And if a systematic theology presents answers to all the practical issues a person faces, and gives answers that are consistent with reality, then adherents of such a theology have no need for philosophy. It may be a fun diversion or a useful exercise in logic and rationality, but it is thoroughly optional. The secular humanist may need to spend his whole life seeking more answers, since he must seek them one at time with each new dilemma that arises. For the Christian, all of the answers to life are contained in the pages of Scripture. "Jesus loves me, this I know, for the Bible tells me so", is both the foundation and the final conclusion of philosophy for a Christian. Upon that foundation rests answers to all the other multi-faceted perplexities of philosophy.

Returning to the main point of this blog, philosophy, utilized correctly, is simply the means to an end. The goal of philosophy is right living. Any other goal of philosophy leads to needless exercises in mental frustration. One only does philosophy so that he doesn't have to do philosophy anymore. The only reason a person becomes a philosopher is so that eventually he won't need to be a philosopher anymore. The end of philosophy is its own obliteration, because philosophy kills philosophy. For those who lack the answers, this happens slowly, perhaps taking more than a lifetime. For those who have found the answers, the death of philosophy is swift and sure. As the blood of philosophy is spilled, real life is no longer hindered by needless ponderation.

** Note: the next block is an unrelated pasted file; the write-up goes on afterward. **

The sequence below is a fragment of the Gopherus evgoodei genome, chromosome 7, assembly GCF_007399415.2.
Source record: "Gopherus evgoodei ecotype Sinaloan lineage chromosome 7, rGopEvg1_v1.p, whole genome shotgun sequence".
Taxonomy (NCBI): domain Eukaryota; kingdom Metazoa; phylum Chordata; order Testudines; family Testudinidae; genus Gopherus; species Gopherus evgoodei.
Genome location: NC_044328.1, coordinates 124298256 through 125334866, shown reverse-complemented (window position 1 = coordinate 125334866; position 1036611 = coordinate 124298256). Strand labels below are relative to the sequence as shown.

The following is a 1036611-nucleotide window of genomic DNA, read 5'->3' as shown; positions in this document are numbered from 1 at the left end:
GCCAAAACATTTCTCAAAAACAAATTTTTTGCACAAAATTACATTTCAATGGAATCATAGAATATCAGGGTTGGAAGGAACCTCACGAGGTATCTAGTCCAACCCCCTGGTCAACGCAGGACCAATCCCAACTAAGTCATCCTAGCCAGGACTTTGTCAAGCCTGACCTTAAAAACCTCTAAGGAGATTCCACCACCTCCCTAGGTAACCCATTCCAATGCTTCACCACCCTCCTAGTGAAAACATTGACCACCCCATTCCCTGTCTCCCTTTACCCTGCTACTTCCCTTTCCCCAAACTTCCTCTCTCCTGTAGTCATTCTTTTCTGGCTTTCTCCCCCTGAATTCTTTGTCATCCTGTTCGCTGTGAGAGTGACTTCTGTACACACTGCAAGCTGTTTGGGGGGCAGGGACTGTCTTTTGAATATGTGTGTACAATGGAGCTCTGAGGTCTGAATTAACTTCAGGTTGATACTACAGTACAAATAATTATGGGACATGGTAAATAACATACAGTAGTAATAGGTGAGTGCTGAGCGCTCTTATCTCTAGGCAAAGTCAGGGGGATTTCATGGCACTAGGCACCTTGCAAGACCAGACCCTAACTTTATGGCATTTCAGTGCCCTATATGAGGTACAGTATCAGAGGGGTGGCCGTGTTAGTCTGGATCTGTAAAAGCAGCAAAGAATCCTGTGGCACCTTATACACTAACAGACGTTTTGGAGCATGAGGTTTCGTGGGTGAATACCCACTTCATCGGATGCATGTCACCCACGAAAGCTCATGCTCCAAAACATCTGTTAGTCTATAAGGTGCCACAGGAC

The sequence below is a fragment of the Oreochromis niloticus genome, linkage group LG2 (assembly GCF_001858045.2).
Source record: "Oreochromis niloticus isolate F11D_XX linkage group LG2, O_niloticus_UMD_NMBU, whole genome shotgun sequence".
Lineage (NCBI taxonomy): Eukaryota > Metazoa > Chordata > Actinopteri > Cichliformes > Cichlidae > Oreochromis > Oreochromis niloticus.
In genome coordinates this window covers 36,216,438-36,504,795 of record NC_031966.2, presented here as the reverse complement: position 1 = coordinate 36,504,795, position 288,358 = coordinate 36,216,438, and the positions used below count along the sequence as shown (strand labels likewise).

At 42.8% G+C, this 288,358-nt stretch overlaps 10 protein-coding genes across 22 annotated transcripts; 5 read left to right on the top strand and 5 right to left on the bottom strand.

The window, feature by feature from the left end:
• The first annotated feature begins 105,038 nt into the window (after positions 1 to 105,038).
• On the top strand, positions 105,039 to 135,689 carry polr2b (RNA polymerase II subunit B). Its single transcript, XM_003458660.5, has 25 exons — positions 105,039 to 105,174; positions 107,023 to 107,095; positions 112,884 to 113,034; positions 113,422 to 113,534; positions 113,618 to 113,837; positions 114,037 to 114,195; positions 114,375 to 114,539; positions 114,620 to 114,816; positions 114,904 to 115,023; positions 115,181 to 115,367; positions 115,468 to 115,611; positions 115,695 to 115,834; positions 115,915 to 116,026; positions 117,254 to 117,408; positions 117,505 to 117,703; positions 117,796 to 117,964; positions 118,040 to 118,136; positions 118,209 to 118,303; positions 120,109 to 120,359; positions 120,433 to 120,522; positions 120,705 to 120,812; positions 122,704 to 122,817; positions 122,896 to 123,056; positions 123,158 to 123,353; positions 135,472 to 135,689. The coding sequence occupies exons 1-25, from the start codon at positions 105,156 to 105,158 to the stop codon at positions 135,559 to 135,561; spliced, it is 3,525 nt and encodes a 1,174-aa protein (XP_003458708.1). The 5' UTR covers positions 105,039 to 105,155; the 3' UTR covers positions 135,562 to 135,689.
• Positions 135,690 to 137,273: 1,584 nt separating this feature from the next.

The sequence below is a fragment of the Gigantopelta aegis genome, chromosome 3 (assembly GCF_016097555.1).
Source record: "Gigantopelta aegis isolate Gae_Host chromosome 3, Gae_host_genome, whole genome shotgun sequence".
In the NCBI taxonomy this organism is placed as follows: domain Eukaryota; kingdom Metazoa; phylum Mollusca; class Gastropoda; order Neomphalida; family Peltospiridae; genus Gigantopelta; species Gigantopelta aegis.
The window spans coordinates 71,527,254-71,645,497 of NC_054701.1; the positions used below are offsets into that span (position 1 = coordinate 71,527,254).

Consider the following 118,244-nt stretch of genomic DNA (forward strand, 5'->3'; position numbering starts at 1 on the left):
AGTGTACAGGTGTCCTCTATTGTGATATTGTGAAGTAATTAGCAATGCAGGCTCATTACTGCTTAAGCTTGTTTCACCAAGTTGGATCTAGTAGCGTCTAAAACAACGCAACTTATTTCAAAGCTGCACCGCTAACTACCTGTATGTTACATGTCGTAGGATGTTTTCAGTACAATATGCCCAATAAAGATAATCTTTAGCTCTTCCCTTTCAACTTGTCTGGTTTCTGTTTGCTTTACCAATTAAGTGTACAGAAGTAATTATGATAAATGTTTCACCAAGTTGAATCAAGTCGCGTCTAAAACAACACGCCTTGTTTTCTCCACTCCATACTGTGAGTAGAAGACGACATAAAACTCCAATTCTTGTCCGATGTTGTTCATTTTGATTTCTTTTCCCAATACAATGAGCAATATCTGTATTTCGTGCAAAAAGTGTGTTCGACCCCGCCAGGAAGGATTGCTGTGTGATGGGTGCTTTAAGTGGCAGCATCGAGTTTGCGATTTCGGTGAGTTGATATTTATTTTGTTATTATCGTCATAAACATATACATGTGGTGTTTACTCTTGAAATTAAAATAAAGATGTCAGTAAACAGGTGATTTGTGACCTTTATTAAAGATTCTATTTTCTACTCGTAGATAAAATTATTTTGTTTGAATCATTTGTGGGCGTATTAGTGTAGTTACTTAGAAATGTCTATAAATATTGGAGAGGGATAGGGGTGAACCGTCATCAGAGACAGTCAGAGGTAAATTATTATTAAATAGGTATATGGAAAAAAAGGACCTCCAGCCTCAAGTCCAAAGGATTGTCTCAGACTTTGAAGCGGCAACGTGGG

1. There are many wrong answers, but only one correct answer.

    It is a shame your philosophy class was solely an exercise in multicultural relativism. However, you could have gained profit from the class at the level of apologetics and polemics. Knowing how someone else thinks, and understanding its origins and limitations, is an important aspect of reaching out to them.

  2. @Justin: I certainly could have profitted from the class in some minor ways. However, as someone who loves efficiency, I would rather my learning to be mostly meaningful, rather than mostly wasteful. Taking that class would have primarily been a waste of my time and flexibility, both of which are invaluable to me.